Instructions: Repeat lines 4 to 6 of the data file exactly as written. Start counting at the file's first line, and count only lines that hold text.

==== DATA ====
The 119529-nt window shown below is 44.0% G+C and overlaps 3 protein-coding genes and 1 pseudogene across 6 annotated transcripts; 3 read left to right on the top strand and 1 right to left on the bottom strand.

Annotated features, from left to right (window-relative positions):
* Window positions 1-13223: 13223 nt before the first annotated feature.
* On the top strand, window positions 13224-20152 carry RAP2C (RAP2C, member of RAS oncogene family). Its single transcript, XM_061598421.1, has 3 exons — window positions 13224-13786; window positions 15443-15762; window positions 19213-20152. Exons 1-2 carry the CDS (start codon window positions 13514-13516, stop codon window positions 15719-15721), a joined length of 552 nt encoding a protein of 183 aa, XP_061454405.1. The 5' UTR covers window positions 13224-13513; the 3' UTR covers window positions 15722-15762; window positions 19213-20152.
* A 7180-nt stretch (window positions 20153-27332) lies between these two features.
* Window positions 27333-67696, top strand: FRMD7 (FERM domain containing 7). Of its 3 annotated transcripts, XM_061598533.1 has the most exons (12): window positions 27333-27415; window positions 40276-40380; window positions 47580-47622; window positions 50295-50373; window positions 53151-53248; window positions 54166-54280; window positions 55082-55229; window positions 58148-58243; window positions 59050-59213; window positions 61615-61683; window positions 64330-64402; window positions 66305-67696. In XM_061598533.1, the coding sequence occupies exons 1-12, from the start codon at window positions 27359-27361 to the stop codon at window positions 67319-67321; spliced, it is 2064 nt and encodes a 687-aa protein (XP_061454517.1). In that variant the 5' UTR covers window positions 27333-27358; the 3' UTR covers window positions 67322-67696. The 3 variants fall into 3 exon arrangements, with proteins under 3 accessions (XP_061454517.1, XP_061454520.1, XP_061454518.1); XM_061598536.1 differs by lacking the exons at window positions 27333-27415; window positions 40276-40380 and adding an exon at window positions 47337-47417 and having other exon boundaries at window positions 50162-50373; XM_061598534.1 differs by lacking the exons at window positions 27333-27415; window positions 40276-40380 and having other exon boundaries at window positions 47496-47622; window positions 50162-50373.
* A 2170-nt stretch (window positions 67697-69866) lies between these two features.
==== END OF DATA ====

* On the top strand, window positions 13224-20152 carry RAP2C (RAP2C, member of RAS oncogene family). Its single transcript, XM_061598421.1, has 3 exons — window positions 13224-13786; window positions 15443-15762; window positions 19213-20152. Exons 1-2 carry the CDS (start codon window positions 13514-13516, stop codon window positions 15719-15721), a joined length of 552 nt encoding a protein of 183 aa, XP_061454405.1. The 5' UTR covers window positions 13224-13513; the 3' UTR covers window positions 15722-15762; window positions 19213-20152.
* A 7180-nt stretch (window positions 20153-27332) lies between these two features.
* Window positions 27333-67696, top strand: FRMD7 (FERM domain containing 7). Of its 3 annotated transcripts, XM_061598533.1 has the most exons (12): window positions 27333-27415; window positions 40276-40380; window positions 47580-47622; window positions 50295-50373; window positions 53151-53248; window positions 54166-54280; window positions 55082-55229; window positions 58148-58243; window positions 59050-59213; window positions 61615-61683; window positions 64330-64402; window positions 66305-67696. In XM_061598533.1, the coding sequence occupies exons 1-12, from the start codon at window positions 27359-27361 to the stop codon at window positions 67319-67321; spliced, it is 2064 nt and encodes a 687-aa protein (XP_061454517.1). In that variant the 5' UTR covers window positions 27333-27358; the 3' UTR covers window positions 67322-67696. The 3 variants fall into 3 exon arrangements, with proteins under 3 accessions (XP_061454517.1, XP_061454520.1, XP_061454518.1); XM_061598536.1 differs by lacking the exons at window positions 27333-27415; window positions 40276-40380 and adding an exon at window positions 47337-47417 and having other exon boundaries at window positions 50162-50373; XM_061598534.1 differs by lacking the exons at window positions 27333-27415; window positions 40276-40380 and having other exon boundaries at window positions 47496-47622; window positions 50162-50373.